Atlas, Charles (b. Angelo Siciliano)(1894–1972) body-builder, trainer; born in Acri, Italy. Coming to the U.S.A. in 1904, he was anemic and weak as a youth and began to work out at a Brooklyn Young Men's Christian Association gym; there he developed his own system of pitting muscle against muscle—what he later (1921) called "dynamic tension"—and built up his body so that he soon was attracting attention as a strong man at Coney Island; he had meanwhile adopted the name of a statue of the ancient Atlas. Invited to model by sculptors, he posed for several public sculptures (including, it is alleged, George Washington in Washington Square, New York City). In 1922 he won a contest for "the World's Most Perfectly Developed Man," and to capitalize on his reputation, he opened a gymnasium to teach his system. He also launched a mail-order course in body-building, advertising it with his eventually legendary image of the "97-pound weakling" who loses his girl to a bully at the beach. (It is probably apocryphal that Atlas himself experienced this exact event.) This mail-order course became so popular, even throughout the world—it was translated into at least seven languages—that he soon gave up his gymnasium to concentrate on it. A precursor of the modern body-building movement, he maintained his own body so well that in 1938, weighing only 178 pounds, he pulled a 145,000-pound train 122 feet.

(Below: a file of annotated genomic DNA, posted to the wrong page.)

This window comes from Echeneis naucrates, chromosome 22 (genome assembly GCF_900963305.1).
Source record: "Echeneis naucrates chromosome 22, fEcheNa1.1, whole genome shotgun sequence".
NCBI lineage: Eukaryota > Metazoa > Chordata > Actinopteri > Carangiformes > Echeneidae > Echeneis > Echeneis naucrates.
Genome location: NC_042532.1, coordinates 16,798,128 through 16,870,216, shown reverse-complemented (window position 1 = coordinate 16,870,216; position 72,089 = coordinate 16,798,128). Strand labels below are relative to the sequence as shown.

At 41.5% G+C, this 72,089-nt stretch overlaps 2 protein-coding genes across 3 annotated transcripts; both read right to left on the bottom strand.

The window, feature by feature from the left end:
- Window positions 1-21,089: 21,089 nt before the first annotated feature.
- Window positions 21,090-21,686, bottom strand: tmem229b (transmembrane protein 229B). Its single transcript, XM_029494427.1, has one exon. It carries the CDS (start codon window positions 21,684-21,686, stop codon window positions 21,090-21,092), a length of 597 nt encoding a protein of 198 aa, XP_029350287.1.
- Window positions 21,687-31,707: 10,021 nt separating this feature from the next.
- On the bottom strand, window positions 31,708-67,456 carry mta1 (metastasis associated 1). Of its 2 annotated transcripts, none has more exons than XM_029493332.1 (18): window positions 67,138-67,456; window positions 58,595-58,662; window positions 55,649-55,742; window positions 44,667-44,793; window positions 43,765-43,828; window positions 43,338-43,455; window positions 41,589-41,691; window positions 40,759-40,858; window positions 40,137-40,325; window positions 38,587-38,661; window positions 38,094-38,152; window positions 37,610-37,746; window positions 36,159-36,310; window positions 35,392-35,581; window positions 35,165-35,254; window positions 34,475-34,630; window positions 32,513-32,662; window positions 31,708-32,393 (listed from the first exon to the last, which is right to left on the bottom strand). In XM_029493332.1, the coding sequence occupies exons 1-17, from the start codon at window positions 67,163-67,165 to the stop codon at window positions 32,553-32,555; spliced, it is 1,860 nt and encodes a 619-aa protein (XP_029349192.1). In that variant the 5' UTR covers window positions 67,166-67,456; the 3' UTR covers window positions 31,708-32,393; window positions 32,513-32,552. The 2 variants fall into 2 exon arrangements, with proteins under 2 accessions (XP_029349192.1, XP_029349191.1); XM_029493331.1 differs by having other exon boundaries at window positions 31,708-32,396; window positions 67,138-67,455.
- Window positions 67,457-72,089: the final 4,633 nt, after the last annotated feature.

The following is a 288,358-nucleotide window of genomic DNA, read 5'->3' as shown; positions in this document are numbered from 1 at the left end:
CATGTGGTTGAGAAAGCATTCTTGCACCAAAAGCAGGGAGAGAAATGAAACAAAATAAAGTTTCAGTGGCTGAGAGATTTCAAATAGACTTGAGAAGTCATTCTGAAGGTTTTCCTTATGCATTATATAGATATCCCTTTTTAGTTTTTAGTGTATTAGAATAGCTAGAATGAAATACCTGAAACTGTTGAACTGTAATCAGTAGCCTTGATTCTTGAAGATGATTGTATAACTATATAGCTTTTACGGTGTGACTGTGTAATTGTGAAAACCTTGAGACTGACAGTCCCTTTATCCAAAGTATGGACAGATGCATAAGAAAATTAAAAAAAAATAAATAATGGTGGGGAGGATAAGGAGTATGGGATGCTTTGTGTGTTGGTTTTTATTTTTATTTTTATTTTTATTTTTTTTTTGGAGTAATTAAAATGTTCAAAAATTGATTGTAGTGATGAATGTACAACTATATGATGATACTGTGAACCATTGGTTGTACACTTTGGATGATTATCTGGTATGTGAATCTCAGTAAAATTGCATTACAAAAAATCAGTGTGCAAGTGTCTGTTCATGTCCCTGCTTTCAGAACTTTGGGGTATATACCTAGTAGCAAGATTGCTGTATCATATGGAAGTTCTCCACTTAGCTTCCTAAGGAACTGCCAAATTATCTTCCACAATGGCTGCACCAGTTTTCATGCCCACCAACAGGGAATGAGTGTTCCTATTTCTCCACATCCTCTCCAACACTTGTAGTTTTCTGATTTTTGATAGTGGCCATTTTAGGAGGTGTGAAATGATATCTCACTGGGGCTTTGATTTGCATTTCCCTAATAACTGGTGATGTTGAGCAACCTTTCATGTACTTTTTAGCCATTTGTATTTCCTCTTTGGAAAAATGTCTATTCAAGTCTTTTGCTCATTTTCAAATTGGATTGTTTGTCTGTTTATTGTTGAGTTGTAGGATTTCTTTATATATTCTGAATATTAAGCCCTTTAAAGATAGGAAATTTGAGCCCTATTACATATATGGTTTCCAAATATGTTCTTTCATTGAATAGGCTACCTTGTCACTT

The Cambridge Dictionary of American Biography, by John S. Bowman. Copyright © Cambridge University Press 1995. Reproduced with permission.
(1893–1972) American muscleman; successful selling body-building by mail order. [Am. Culture: Misc.]
(1892–1972) 20th-century strongman; went from “98-pound weakling” to “world’s strongest man.” [Am. Sports: Amory, 38–39]
Allusions—Cultural, Literary, Biblical, and Historical: A Thematic Dictionary. Copyright 2008 The Gale Group, Inc. All rights reserved.